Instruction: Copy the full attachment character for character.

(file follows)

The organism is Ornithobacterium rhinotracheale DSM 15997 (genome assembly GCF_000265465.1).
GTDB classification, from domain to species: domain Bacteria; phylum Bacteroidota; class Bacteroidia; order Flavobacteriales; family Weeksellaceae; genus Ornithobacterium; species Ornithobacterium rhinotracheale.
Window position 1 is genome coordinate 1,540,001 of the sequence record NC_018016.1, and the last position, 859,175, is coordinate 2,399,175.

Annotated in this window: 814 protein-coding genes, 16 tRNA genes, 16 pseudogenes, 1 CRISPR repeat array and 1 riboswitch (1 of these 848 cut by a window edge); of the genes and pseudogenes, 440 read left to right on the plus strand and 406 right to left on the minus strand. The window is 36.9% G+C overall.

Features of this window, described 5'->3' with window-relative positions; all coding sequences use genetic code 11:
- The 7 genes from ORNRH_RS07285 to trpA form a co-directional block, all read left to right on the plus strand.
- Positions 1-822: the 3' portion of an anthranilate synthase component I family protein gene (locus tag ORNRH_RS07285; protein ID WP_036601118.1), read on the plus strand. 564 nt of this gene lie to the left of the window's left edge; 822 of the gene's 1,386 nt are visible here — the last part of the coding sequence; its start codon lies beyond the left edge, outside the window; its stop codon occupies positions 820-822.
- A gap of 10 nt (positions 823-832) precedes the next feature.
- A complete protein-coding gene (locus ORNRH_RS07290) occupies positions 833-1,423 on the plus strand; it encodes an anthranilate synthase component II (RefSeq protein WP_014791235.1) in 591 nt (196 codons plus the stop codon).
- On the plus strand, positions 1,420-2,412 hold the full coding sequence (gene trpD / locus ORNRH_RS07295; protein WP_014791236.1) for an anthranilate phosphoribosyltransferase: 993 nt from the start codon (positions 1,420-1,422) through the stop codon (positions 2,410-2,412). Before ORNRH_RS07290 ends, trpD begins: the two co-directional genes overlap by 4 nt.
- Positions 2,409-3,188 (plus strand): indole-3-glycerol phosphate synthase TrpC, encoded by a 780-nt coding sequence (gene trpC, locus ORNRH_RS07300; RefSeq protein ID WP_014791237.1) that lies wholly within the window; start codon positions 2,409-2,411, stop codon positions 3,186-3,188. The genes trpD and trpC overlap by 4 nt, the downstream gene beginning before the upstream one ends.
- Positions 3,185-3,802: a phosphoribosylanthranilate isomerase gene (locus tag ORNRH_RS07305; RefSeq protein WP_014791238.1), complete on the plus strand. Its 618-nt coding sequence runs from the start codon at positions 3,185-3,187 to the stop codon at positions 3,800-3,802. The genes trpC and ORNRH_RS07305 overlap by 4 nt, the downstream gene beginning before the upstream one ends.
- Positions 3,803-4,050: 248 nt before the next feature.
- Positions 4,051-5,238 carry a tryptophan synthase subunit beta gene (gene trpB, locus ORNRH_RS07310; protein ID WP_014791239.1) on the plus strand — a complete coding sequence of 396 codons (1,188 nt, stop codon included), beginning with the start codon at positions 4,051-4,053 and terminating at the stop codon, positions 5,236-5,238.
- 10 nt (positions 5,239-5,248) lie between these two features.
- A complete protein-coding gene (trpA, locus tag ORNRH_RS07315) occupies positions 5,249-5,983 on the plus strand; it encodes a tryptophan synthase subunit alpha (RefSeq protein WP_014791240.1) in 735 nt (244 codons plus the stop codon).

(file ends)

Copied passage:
The organism is Ornithobacterium rhinotracheale DSM 15997 (genome assembly GCF_000265465.1).
GTDB classification, from domain to species: domain Bacteria; phylum Bacteroidota; class Bacteroidia; order Flavobacteriales; family Weeksellaceae; genus Ornithobacterium; species Ornithobacterium rhinotracheale.
Window position 1 is genome coordinate 1,540,001 of the sequence record NC_018016.1, and the last position, 859,175, is coordinate 2,399,175.

Annotated in this window: 814 protein-coding genes, 16 tRNA genes, 16 pseudogenes, 1 CRISPR repeat array and 1 riboswitch (1 of these 848 cut by a window edge); of the genes and pseudogenes, 440 read left to right on the plus strand and 406 right to left on the minus strand. The window is 36.9% G+C overall.

Features of this window, described 5'->3' with window-relative positions; all coding sequences use genetic code 11:
- The 7 genes from ORNRH_RS07285 to trpA form a co-directional block, all read left to right on the plus strand.
- Positions 1-822: the 3' portion of an anthranilate synthase component I family protein gene (locus tag ORNRH_RS07285; protein ID WP_036601118.1), read on the plus strand. 564 nt of this gene lie to the left of the window's left edge; 822 of the gene's 1,386 nt are visible here — the last part of the coding sequence; its start codon lies beyond the left edge, outside the window; its stop codon occupies positions 820-822.
- A gap of 10 nt (positions 823-832) precedes the next feature.
- A complete protein-coding gene (locus ORNRH_RS07290) occupies positions 833-1,423 on the plus strand; it encodes an anthranilate synthase component II (RefSeq protein WP_014791235.1) in 591 nt (196 codons plus the stop codon).
- On the plus strand, positions 1,420-2,412 hold the full coding sequence (gene trpD / locus ORNRH_RS07295; protein WP_014791236.1) for an anthranilate phosphoribosyltransferase: 993 nt from the start codon (positions 1,420-1,422) through the stop codon (positions 2,410-2,412). Before ORNRH_RS07290 ends, trpD begins: the two co-directional genes overlap by 4 nt.
- Positions 2,409-3,188 (plus strand): indole-3-glycerol phosphate synthase TrpC, encoded by a 780-nt coding sequence (gene trpC, locus ORNRH_RS07300; RefSeq protein ID WP_014791237.1) that lies wholly within the window; start codon positions 2,409-2,411, stop codon positions 3,186-3,188. The genes trpD and trpC overlap by 4 nt, the downstream gene beginning before the upstream one ends.
- Positions 3,185-3,802: a phosphoribosylanthranilate isomerase gene (locus tag ORNRH_RS07305; RefSeq protein WP_014791238.1), complete on the plus strand. Its 618-nt coding sequence runs from the start codon at positions 3,185-3,187 to the stop codon at positions 3,800-3,802. The genes trpC and ORNRH_RS07305 overlap by 4 nt, the downstream gene beginning before the upstream one ends.
- Positions 3,803-4,050: 248 nt before the next feature.
- Positions 4,051-5,238 carry a tryptophan synthase subunit beta gene (gene trpB, locus ORNRH_RS07310; protein ID WP_014791239.1) on the plus strand — a complete coding sequence of 396 codons (1,188 nt, stop codon included), beginning with the start codon at positions 4,051-4,053 and terminating at the stop codon, positions 5,236-5,238.
- 10 nt (positions 5,239-5,248) lie between these two features.
- A complete protein-coding gene (trpA, locus tag ORNRH_RS07315) occupies positions 5,249-5,983 on the plus strand; it encodes a tryptophan synthase subunit alpha (RefSeq protein WP_014791240.1) in 735 nt (244 codons plus the stop codon).